A contract saying someone can buy something at a predetermined price or on a specified future date. They don't have to buy it, but they can if they want to.
Options contracts can be pretty tricky to explain. Have you heard of a Lease Option for a house? It means you'll rent the house, but you'll also have the option to buy it. You literally sign a contract that says "I'll buy this for $X before X date, if I want to." You'll pay a little bit to get that contract because the owner won't be able to sell it to anyone while you still have the right to buy it.
You can write an option contract for anything, though. "I will buy this carrot for $2 before December 12, if I want to." Okay, so the contract uses a little more complicated language, but that's the idea. You see, you've gotten the option to buy it if you want. Because they lose the ability to sell it to anyone else, the owner will usually require a fee.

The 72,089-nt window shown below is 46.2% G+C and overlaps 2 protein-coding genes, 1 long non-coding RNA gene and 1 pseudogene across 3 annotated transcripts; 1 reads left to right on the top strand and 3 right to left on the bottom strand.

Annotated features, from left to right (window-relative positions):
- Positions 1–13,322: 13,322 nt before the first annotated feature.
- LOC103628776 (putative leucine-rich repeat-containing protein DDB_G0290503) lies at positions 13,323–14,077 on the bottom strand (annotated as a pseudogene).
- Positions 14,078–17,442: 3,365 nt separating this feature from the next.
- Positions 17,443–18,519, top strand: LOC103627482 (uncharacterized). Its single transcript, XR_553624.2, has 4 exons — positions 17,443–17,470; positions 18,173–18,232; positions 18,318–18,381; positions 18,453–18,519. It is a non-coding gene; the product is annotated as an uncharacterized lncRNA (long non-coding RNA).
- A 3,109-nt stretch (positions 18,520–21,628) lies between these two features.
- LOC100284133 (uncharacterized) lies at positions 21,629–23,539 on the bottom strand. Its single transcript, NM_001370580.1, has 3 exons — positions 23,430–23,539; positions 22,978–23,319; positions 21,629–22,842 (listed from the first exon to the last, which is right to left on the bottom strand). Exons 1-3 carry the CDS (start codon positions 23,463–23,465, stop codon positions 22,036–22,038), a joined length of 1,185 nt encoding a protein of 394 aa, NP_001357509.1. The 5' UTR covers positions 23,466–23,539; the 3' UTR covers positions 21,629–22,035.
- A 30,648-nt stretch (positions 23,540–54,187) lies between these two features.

Now to add to that, people can buy and sell these contracts. They become little goods themselves. Their value is determined by the value of the object it's for, the price listed on the contract, and how close the expiration date is.
The Options market has become it's own financial market writing, trading, and claiming options contracts. Usually, when people talk about "options" (for short), they're talking about options contracts for stock shares. Options contracts also exist for commodities and currencies, though.